Sometimes my wife knows what I’m going to say before I do. I thought I just came up with that sentence, but Heather was way ahead of me. Not necessarily because we think alike, but because she knows me.

How much more does God know us! Do you see how personal this Psalm is?

David is saying, “You know me.” Completely. And not just as a bunch of facts but personally, intimately, deeply, truly, relationally.

You know me. V.5

“You hem me in–behind and before; you have laid your hand upon me. Such knowledge is too wonderful for me, too lofty for me to attain.”

“I just can’t grasp how much you know me, God!”

David is filled with wonder that he is known in this way.

Does that same truth fill us with wonder today?

Most people desperately want to be known. I think that’s one of the major reasons for much of what we see, for example, on social media like Facebook, Instagram, and Twitter.

People are saying, “Know me! I’m putting myself out here. Know me!”

You are known! By the One that matters the most. V.6

“Such knowledge is too wonderful for me, too lofty for me to attain.”

#2. YOU’VE GOT ME.

That’s what David was saying in v.5 with “You hem me in–behind and before; you have laid your hand upon me.”

You’ve got me. I’m trapped!

There is no escape from behind–no back door.

And there is no escape from before–you’ve arrested me. You’ve laid your hand on me.

It’s not clear whether or not David wants to escape from God. Perhaps, that feeling of being known also gives him a touch of the willies and fosters an urge to escape. Or maybe he’s just saying that even if he wanted to get away, he knows that he can’t. Either way, there is no. hiding. from the Lord. V.7

“Where can I go from your Spirit? Where can I flee from your presence? If I go up to the heavens, you are there; if I make my bed in the depths, you are there. If I rise on the wings of the dawn, if I settle on the far side of the sea, even there your hand will guide me, your right hand will hold me fast.”

There is no getting away from God. He is everywhere.

If verses 1-6 were about God’s omniscience, verses 7- 12 are about God’s omnipresence.

But it’s not just that God is there and standing around like some absent-minded professor.

“Oh yes, he’s here, but he’s not all here.”

No, this is saying that God is present. He is relationally with David wherever David would run to.

The sky? Check.
The ocean floor? Check.
Flying at the speed of light? He’s there.
On the other side of the world? He’s there, too.

You can’t get away from God.

You can run, but you can’t hide.

Not even the darkest place. V.11

“If I say, ‘Surely the darkness will hide me and the light become night around me,’ even the darkness will not be dark to you; the night will shine like the day, for darkness is as light to you.”

For the God who is light, there is no place that is dark.

What’s the upshot of that?

Well, at first, it might not seem like good news. Who wants inescapable supervision? Somebody watching you all of the time? Kind of sounds like prison.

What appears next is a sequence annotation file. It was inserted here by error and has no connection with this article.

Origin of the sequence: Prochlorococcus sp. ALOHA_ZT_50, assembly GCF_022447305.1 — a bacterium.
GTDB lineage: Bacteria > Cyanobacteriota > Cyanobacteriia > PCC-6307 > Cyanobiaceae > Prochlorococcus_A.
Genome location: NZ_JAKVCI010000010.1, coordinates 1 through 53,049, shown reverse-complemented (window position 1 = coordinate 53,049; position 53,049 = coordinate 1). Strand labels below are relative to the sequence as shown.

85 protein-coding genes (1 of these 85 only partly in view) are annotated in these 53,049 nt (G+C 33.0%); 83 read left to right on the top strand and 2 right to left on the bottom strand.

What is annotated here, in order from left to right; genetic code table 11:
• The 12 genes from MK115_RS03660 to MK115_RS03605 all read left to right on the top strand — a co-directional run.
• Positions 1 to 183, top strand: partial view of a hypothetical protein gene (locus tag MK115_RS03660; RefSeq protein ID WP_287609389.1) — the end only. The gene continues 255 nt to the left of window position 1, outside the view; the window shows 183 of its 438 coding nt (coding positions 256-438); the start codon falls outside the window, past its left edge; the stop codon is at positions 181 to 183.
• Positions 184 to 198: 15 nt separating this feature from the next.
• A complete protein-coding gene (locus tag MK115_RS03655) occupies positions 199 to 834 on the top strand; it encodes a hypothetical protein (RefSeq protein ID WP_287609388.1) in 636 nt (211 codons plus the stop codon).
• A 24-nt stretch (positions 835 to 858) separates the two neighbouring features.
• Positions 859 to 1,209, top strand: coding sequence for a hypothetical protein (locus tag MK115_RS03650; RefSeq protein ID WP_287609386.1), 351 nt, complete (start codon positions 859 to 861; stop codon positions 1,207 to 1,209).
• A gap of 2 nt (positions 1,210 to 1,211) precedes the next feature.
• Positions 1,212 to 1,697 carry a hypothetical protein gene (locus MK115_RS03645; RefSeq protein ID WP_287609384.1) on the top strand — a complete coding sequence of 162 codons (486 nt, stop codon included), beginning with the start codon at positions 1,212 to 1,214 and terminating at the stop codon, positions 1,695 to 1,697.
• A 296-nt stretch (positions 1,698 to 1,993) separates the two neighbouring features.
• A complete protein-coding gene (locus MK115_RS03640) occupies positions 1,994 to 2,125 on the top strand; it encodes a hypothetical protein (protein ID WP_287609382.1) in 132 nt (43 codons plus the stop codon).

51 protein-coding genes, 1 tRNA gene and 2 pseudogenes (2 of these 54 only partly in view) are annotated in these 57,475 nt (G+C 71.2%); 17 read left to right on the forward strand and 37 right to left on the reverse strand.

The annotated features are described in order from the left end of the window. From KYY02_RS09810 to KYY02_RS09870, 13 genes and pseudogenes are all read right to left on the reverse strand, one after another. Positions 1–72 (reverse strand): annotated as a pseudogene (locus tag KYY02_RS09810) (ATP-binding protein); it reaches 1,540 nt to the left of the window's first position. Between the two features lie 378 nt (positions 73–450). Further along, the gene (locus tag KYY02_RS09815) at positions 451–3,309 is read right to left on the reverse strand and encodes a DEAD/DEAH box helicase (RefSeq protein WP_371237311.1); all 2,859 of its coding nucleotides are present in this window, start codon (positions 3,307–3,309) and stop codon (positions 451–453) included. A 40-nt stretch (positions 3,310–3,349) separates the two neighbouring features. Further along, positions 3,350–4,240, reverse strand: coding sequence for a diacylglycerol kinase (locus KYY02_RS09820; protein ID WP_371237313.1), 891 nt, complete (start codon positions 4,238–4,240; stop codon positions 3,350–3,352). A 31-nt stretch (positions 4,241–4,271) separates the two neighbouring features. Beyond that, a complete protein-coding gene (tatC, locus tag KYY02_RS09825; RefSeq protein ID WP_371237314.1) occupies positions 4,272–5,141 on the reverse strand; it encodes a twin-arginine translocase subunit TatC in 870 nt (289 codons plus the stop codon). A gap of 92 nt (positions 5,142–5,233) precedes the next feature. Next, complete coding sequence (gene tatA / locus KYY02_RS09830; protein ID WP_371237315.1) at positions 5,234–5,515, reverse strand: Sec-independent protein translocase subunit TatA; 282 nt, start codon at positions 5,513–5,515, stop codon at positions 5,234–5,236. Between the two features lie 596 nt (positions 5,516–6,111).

But David knows that it is good news. V.10 again.

Wherever I am, “...even there your hand will guide me, your right hand will hold me fast.”

“Hold me fast.” I’ll tell you wants inescapable supervision: sheep do. Or at least if they don’t want it, they need it. Sheep need a shepherd.

You and I are needy people, and we need a good shepherd to keep a guiding hand on us all of the time.

It’s so good to be able to say, “You’ve got me.”

Start your prayers in 2021 off with that phrase.

“Lord, you’ve got me. I know that I can’t get away from you, and that’s  such a good thing! I’m yours.”

Because...

#3. YOU MADE ME. V.13

“For you created my inmost being; you knit me together in my mother's womb. I praise you because I am fearfully and wonderfully made; your works are wonderful, I know that full well.”

This is how deep this relationship goes: David knows that he is the Lord’s creation.

God is not just omniscient and omnipresent. He is the Creator. The Maker. God didn’t just come to know David over time. He has known David all along, from the beginning. Because He made him!

This is the verse that we quote every January around Sanctity of Human Life Sunday. And that’s right. It’s all about that. It’s all about how God is intimately involved in making us. He designed us. He designed each of us personally, and that bestows a heaping measure of dignity to every human life.

But David is saying something even more profound. He’s saying that in making us, God knows us and has every right over us. V.15

“My frame was not hidden from you when I was made in the secret place [the womb]. When I was woven together in the depths of the earth, your eyes saw my unformed body. All the days ordained for me were written in your book before one of them came to be.”

I think that David uses the image of “the depths of the earth” to describe the most hidden place that he can think of. The womb was, for David, the most hidden place a person could be live on earth. But God saw into the womb. God was there, and God was directing that new life.